Tuesday, March 4, 2014

The Case Against Being Too Focused

From my experience in marketing, I'm very familiar with the idea of something being more powerful and more marketable when it's highly focused on its audience, product, branding, and method of delivery.  However, from my experience in finance, I also know that it's much more financially stable to be highly diversified across many different sectors in order to fight off a feast or famine cycle of income.  So when it comes to running a business, there's a case to be made for both arguments of being highly specialized, and for being very diversified.  They key is knowing what works best for YOU, because in order for you to thrive in any direction, you need to work in a way that suits you best.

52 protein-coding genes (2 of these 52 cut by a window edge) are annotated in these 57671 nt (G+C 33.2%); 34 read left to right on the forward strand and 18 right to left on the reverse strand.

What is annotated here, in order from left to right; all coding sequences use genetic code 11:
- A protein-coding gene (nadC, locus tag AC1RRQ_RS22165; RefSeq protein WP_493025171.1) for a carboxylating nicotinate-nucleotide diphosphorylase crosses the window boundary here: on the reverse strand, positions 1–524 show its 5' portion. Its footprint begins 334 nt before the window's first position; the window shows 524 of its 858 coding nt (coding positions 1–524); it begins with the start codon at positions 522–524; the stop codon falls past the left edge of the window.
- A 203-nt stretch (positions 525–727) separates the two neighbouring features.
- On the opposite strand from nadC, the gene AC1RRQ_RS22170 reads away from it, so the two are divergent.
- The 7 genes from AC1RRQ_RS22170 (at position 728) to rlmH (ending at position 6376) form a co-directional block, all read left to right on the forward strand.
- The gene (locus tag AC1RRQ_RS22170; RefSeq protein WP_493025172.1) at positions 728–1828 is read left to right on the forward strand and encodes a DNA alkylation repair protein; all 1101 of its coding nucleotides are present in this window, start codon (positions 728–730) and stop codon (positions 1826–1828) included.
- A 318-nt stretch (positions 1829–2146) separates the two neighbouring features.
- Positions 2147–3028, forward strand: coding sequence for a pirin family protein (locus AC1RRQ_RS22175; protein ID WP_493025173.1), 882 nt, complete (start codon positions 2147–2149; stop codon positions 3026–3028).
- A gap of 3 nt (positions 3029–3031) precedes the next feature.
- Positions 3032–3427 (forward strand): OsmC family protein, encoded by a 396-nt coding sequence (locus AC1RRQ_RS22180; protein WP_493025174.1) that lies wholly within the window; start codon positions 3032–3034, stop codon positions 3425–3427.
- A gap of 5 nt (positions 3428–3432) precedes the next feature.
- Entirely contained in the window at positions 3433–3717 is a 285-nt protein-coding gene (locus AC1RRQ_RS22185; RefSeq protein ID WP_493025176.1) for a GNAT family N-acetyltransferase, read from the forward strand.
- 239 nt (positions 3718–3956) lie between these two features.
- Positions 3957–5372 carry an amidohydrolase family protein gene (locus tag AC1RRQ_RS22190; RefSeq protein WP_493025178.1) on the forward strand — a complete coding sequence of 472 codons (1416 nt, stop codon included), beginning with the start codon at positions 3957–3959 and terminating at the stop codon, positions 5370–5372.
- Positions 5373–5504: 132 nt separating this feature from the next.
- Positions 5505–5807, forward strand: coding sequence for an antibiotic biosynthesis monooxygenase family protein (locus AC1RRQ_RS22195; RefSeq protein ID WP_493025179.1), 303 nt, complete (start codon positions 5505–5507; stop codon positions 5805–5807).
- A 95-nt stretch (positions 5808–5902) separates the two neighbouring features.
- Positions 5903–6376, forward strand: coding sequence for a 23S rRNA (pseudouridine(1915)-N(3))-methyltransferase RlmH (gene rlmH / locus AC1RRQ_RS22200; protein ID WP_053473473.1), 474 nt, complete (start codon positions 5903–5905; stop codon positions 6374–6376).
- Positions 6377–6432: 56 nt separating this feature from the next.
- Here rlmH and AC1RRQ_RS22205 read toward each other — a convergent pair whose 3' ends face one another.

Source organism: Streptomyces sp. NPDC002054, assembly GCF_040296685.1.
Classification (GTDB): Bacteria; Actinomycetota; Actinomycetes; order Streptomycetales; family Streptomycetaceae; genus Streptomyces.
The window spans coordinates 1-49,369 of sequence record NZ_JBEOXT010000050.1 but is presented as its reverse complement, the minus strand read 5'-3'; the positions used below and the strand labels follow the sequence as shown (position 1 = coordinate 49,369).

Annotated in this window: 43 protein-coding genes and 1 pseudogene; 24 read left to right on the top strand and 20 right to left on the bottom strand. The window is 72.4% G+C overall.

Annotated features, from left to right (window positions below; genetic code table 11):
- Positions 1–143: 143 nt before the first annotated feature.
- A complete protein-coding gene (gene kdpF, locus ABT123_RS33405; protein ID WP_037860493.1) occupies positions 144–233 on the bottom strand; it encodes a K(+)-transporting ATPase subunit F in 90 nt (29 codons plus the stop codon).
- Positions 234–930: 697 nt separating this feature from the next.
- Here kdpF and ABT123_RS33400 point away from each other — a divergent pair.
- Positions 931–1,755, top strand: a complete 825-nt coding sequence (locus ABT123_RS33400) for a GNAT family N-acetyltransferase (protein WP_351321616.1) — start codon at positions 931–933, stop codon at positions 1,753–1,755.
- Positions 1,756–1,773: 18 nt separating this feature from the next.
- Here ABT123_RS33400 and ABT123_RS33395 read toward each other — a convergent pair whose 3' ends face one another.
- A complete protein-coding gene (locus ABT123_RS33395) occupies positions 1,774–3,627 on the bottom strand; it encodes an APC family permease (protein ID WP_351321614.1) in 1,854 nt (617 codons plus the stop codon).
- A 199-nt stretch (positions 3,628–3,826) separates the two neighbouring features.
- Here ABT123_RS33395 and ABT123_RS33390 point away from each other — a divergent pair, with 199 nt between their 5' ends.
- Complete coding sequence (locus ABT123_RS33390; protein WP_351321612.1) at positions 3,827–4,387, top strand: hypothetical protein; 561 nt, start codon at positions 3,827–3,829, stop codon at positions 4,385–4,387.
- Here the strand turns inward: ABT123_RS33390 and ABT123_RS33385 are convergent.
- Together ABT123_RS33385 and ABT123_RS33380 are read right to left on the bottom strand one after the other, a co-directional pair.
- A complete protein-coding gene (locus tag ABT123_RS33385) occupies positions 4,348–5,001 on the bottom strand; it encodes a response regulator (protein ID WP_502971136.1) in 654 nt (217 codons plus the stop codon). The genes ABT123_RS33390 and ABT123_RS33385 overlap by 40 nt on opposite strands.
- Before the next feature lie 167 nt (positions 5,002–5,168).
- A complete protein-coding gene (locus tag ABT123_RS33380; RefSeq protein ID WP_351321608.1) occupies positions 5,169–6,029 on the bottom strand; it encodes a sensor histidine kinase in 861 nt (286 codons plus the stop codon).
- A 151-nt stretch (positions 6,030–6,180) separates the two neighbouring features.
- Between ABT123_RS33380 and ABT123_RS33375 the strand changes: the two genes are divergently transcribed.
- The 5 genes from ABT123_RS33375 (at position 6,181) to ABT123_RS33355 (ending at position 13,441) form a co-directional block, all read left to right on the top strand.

As for me?  I thrive on diversity and change, and I used to think this was a bad thing because everyone around me was trying to get me to choose JUST ONE THING.  Just the thought of doing only one thing forever was stifling, it made me want to crawl out of my skin.  I tried being a music teacher in a public school where the setting was the same every day, I'd have to work on the same pieces of music with the same group of students every week, and see the same people who had the same problems over and over again.  I got so bored with the overall environment of complacency that I started doing photography on the side, and because I was THRIVING in working with different people and subjects all the time in photography, I was able to go full time into photography after only one year.  I did occasionally return to schools to teach a workshop here and there, or to work as part of a teaching artist program, because I still love teaching and helping students dig into their own creativity, but I found a way to do it that wasn't stifling for me- a way that gave me the variety and freedom that help me thrive.  In turn, when I was feeling stuck in photography, having this other creative teaching outlet then helped fuel my love and creativity in photography again.